I was asked this question:
Nintendo-made games, at their best, have a particular feel, some kind of optimal relationship between the player and what goes on on-screen. It’s part of a more general Nintendo-ness, something many gamers and critics tend to call “polish.” What do you suppose that is?
There are a handful of video game developers in the world who can afford to take the “when it’s ready” approach to game development. Each developer chooses to do something a little different with this luxury: Blizzard are the masters of structural game design and game balance while Valve champions level design and produces games that have uncanny flow and pacing. Nintendo’s unique focus is on moment to moment interaction. Specifically, making the thing being controlled in the game feel like an extension of the player into the game world, making that sensation powerful, tactile, and subconscious. This means building games from the most common experience outwards, removing obstructions to easy play. Every Mario game starts with a sandbox level in which all the controls of the game are developed, honed, and perfected for many months. “Before any of the levels had been created Mr. Miyamoto had Mario running around and picking up objects in a small ‘garden’ which he uses in all his games to test gameplay elements.“ Pragmatically, the problems being solved aren’t particularly earth-shattering. As Yoshitaka Koizumi said at his recent keynote at the Montreal International Games Summit, three main things they were trying to solve in Mario Galaxy were simple, camera-related problems: the problem of accurate depth perception (accurately stomping a Goomba is really hard in 3d), motion sickness from excessive camera movement, and preventing players from getting lost. This is where the idea of running around spheroids came from. There are no obstructions to move the camera quickly around and the space is small and easy to navigate.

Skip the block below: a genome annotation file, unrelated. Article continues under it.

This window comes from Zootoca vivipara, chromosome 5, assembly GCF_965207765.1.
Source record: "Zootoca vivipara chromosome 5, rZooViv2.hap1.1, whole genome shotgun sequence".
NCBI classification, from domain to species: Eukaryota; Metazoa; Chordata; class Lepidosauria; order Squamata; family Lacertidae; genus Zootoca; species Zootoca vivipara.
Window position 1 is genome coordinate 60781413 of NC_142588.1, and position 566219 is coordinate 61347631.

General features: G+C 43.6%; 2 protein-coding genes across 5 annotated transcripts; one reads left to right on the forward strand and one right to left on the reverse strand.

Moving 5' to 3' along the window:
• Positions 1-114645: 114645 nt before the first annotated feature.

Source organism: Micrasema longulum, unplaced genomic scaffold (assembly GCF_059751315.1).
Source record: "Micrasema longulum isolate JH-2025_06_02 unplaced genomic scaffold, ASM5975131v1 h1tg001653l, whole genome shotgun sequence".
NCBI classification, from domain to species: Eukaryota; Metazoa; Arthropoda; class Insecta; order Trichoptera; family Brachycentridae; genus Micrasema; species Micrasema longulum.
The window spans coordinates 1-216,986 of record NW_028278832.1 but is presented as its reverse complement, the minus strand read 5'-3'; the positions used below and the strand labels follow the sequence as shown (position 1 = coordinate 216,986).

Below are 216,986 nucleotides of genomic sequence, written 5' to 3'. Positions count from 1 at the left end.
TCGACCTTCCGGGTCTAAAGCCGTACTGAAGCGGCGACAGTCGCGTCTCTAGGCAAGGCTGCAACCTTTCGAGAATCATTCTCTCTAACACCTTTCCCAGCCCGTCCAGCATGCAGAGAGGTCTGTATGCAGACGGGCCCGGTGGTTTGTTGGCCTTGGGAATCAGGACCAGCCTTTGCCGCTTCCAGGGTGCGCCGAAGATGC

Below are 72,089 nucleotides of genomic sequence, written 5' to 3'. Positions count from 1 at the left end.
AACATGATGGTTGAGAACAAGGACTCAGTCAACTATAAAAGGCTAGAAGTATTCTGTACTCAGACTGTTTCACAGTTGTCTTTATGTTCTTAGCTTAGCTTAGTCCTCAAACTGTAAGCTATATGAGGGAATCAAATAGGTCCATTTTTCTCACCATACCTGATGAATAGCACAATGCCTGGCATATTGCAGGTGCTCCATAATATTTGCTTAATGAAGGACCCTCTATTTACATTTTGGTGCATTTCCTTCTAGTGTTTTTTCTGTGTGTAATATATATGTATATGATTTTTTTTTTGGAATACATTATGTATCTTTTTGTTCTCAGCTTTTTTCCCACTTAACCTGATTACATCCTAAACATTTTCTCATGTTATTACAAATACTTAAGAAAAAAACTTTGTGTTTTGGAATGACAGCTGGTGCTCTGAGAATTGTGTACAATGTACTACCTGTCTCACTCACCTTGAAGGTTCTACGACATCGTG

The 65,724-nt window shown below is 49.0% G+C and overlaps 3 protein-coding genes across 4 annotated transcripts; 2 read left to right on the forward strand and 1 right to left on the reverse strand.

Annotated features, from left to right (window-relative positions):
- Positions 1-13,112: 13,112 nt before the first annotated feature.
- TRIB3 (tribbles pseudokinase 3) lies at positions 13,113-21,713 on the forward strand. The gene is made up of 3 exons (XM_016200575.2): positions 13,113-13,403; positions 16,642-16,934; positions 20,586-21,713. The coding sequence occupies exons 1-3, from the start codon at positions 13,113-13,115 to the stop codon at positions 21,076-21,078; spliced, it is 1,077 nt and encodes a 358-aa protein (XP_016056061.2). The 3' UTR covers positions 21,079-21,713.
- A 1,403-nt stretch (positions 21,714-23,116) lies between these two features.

It all comes from an underlying philosophy. Shigeru Miyamoto calls it the “miniature garden” aesthetic. You want the player to be drawn into the design of a miniature garden. The garden is self contained, self consistent, and full of joyful discovery. It is alive. It changes, grows, and evolves, inviting you to play with it. The world feels whole and complete, your abilities fitting in clearly with the reality of a simplified but living world. So many times in a Nintendo game if you ask the question “I wonder if I can…” the answer is yes. Can I get up to the top of that tall mountain? Can I fly to that distant cloud? This comes out of giving the player a great deal of expressive freedom within narrow but well masked constraints.
What I think is so surprising to gamers, critics, and other game developers, is just how different the experience of a Nintendo game can be from other games that seem to be constructed with the same elements. The reason is that video games, more than any other medium, rely on harmony. The whole is what’s important. Examining each component separately is fruitless, because the art is in the relationships. If a coin didn’t give you health, or if collecting 100 coins didn’t get you a star, would you bother collecting them? Nintendo games, while comprised of familiar elements, combine them in ways that give rise to the most delightful dynamics. These are masterfully crafted abstract relationships. This mastery of relationships extends downward to moment to moment interaction, which is Nintendo’s chosen problem domain. They construct the miniature garden from birds’ eye, looking down on its entire ecosystem.